How ‘X-Men ‘97’ Is Finally Bringing Comics’ Badass Cyclops to the Small Screen

Courtesy of Marvel Studios

The turn of the millennium wasn’t kind to Scott Summers. The mutant hero better known as Cyclops took a reputational beating throughout the '90s and early aughts at the hands of uninterested creatives. His portrayal across X-Men: The Animated Series and Bryan Singer’s X-Men movies taught viewers to believe he was an uptight sad sack who existed to cramp Wolverine’s style. But Disney+’s X-Men ‘97—the new streaming sequel to the beloved 90s cartoon—has showed us a decidedly different Scott. That sound you heard when the premiere dropped was Cyclops fans breathing a giant sigh of relief—finally, a non-comic book medium has gotten him right.

Throughout X-Men: The Animated Series, the ‘90s cartoon that X-Men ’97 revisits, Scott’s role is functional at best. Despite being the team leader, Scott often feels like set dressing, and is primarily defined by his relationship with Jean Grey. In many ways, he’s the team’s punching bag (metaphorically, but also sometimes literally, as in the endlessly memeable moment where he's literally sucker-punched by Wolverine.) He’s a generic character, a thinly sketched portrait of the real version of the comic book version.

James Marsden’s Scott doesn’t fare much better in the Fox X-Men films. Even before he’s unceremoniously killed off in The Last Stand (reportedly a consequence of Marsden’s decision to make Superman Returns), Scott plays second banana to Wolverine. It’s an understandable decision: Hugh Jackman’s Logan was as memorable an alchemy of character and performance as any casting in superhero-movie history, which is just one of the many reasons why Marvel is about to bend time and space to bring him back. Scott’s role, especially in the first film, is to serve as an authoritarian Boy Scout, the voice of the establishment, a foil confirming Logan’s outsider status.

But these depictions don’t all match the way comics writers have shaped and reshaped Scott, especially in the past two decades. As Professor Xavier’s first pupil and the leader of the X-Men, Cyclops is ostensibly Captain America to the mutant nation, an idealist endlessly devoted to Xavier’s dream of peaceful coexistence with humanity. That began to change in the 2000s, particularly when a (pre-cancellation) Joss Whedon began writing Scott in the pages of Astonishing X-Men and Scott began to adopt a more radical approach as a leader, functioning like a grown-up child soldier for Xavier’s principles.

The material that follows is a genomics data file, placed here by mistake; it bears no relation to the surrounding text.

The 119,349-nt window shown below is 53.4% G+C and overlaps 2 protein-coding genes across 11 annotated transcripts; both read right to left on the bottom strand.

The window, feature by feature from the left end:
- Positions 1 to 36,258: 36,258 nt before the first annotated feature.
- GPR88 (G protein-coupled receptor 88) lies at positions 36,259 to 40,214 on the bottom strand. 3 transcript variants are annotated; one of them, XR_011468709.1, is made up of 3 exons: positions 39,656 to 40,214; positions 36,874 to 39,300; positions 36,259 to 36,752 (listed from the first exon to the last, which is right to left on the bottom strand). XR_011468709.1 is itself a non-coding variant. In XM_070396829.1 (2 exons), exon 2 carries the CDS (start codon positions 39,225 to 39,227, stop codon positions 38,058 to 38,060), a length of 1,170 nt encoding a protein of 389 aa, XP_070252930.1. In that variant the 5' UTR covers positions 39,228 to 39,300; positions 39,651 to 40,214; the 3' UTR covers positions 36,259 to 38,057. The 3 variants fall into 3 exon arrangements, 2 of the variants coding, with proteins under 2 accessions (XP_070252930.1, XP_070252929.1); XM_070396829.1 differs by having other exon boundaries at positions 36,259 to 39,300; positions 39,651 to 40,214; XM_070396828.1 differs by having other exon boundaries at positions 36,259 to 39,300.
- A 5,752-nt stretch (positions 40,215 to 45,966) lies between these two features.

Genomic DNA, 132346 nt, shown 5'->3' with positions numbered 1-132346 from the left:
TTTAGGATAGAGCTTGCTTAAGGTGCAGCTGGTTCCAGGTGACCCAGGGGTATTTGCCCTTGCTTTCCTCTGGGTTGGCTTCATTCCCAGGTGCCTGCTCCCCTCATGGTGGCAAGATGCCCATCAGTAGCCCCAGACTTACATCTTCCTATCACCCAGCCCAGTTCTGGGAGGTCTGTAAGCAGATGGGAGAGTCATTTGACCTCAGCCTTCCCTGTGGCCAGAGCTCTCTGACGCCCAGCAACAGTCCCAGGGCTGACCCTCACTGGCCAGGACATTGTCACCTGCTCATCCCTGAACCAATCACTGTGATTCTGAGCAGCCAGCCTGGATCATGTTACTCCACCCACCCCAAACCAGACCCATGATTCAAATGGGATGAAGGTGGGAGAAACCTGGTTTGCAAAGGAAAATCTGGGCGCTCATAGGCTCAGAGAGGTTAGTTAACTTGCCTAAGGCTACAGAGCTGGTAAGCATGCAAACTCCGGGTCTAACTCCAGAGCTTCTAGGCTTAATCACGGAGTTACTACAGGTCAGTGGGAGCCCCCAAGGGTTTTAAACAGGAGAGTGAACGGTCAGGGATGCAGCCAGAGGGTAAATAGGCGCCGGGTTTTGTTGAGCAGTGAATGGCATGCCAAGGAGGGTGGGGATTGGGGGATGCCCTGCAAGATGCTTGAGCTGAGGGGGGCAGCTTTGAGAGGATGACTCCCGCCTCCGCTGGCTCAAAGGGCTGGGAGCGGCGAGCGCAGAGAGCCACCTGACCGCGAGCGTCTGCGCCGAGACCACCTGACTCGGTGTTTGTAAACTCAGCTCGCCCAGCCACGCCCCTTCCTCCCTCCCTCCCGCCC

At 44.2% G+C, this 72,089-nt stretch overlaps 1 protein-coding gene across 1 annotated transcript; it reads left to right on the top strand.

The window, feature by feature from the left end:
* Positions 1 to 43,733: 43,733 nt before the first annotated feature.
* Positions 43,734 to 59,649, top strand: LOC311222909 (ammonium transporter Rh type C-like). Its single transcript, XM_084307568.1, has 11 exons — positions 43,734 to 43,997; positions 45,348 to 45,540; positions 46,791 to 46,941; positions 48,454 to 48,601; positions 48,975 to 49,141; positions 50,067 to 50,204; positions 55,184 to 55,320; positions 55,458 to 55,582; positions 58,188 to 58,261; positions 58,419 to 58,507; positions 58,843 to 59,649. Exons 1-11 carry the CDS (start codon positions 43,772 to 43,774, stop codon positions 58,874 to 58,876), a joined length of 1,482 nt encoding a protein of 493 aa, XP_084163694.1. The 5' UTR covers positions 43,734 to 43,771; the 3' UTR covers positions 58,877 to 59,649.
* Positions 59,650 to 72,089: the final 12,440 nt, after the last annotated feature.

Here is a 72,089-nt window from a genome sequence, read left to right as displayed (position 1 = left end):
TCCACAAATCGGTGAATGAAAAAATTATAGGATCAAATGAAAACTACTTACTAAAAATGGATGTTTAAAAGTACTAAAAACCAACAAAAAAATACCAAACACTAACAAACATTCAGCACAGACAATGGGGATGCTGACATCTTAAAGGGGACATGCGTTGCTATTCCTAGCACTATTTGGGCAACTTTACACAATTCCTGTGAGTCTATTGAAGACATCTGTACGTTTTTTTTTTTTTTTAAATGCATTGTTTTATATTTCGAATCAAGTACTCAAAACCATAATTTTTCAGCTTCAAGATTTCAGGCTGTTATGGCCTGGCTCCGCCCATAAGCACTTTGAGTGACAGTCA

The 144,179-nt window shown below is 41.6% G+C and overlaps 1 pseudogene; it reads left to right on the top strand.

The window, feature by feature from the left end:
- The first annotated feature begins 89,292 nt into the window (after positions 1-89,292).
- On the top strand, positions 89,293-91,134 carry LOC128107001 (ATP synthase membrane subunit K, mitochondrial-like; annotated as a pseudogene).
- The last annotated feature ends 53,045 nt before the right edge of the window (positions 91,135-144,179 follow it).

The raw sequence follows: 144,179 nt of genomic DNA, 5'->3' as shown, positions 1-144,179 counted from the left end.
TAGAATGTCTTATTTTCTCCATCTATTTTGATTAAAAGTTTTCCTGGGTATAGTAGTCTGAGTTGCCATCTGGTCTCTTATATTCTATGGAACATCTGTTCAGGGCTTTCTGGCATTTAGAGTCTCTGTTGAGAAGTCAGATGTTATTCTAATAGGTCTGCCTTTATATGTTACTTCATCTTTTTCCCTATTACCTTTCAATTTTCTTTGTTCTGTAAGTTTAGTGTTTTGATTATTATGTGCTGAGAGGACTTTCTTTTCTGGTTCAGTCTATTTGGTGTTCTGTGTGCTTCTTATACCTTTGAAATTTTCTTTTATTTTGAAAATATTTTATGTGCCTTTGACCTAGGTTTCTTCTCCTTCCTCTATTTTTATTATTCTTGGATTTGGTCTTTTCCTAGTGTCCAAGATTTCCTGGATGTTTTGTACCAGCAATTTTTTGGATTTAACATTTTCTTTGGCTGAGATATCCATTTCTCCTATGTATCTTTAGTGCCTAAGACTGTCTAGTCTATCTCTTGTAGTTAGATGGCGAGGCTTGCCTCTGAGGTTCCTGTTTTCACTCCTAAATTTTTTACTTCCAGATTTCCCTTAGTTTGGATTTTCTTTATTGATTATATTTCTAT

“I just think that this guy is so interesting in his struggle against mediocrity,” Whedon told the comics fan magazine Wizard; Scott’s evolution into an “unabashed tough guy” became the narrative spine of his Astonishing run, culminating in the reveal that Scott’s learned how to control his powers without using his visor, unleashing an optic blast so massive it illuminates the sky like a beacon.

Scott becomes more ruthless in protecting the mutant race, going so far as to develop and deploy a new incarnation of the X-Men offshoot X-Force, as a mutant black-ops team to distribute justice to mutant enemies as he sees fit. Oh, and when possessed by the cosmic Phoenix Force that once controlled Jean Grey, he kills Professor X in cold blood (although it’s been suggested that Xavier had it coming.) Soon enough, Scott would become unpossessed and Xavier would return from the dead—we are talking about comic books, after all— but Cyclops’ new outlook boiled down to one of pragmatism. In dealing with humanity, mutants wouldn’t strike until provoked, but if they were, the response would be swift. This became doubly true once the X-Men established the sentient island of Krakoa as a sovereign utopia for mutantkind, and Cyclops made it known that they’d had enough of being hated and pursued — especially when they’re genetically superior to humankind.

This approach is more in line with the Scott of X-Men ‘97, who is no longer a passenger in the proverbial X-Men car. The episode’s first action sequence—storyboarded to Norega’s “Superthug,” according to an animator working on the show—shows off Scott’s powers in tandem with his unparalleled tactical prowess. That’s also to say nothing of his badass entrance into the Master Mold fight at the end of the episode.

But the new status quo is evident in the show’s quieter moments, too. Sure, Wolverine still pokes fun at Scott, but not in a way that feels designed to build up Logan at Scott’s expense— and there’s an acknowledgment that with Xavier out of the picture, it’s Scott’s leadership that’s holding the team together. Meanwhile, Scott’s relationship with Jean exists to bolster the character development between the two instead of just servicing her arc. This version of Scott isn’t an extremist, but he’s not going to sit around and mope either; that change in and of itself is enough to align him with a version of the character that is more familiar to one comic readers know and love.

In one 30-minute episode, X-Men ‘97 does a lot with a little. These moments are small but impactful, leveraging the tone and spirit of the recent source material to rehabilitate a character most considered a punchline. We’re only a handful of episodes into the show, so who knows what other stories we may see for Cyclops, but one thing’s for sure: the days of the Scott Summers sucker punch feel as far away as the 90s themselves.

Originally Appeared on GQ